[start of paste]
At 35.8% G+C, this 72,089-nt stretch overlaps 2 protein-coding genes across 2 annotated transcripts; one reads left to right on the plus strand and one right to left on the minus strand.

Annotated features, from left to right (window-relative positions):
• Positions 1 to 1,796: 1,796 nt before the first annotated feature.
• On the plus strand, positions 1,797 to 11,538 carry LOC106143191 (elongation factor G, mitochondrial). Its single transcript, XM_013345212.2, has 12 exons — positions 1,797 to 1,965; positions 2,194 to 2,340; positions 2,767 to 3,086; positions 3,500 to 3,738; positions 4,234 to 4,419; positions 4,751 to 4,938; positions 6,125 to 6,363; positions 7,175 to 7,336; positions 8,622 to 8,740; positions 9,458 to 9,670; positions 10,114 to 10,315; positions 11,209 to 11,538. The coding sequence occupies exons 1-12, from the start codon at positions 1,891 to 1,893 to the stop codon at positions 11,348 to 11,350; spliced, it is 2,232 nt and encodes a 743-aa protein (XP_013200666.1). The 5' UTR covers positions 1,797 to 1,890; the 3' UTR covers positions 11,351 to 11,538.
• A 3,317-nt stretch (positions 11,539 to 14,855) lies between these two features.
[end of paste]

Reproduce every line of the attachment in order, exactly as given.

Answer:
At 35.8% G+C, this 72,089-nt stretch overlaps 2 protein-coding genes across 2 annotated transcripts; one reads left to right on the plus strand and one right to left on the minus strand.

Annotated features, from left to right (window-relative positions):
• Positions 1 to 1,796: 1,796 nt before the first annotated feature.
• On the plus strand, positions 1,797 to 11,538 carry LOC106143191 (elongation factor G, mitochondrial). Its single transcript, XM_013345212.2, has 12 exons — positions 1,797 to 1,965; positions 2,194 to 2,340; positions 2,767 to 3,086; positions 3,500 to 3,738; positions 4,234 to 4,419; positions 4,751 to 4,938; positions 6,125 to 6,363; positions 7,175 to 7,336; positions 8,622 to 8,740; positions 9,458 to 9,670; positions 10,114 to 10,315; positions 11,209 to 11,538. The coding sequence occupies exons 1-12, from the start codon at positions 1,891 to 1,893 to the stop codon at positions 11,348 to 11,350; spliced, it is 2,232 nt and encodes a 743-aa protein (XP_013200666.1). The 5' UTR covers positions 1,797 to 1,890; the 3' UTR covers positions 11,351 to 11,538.
• A 3,317-nt stretch (positions 11,539 to 14,855) lies between these two features.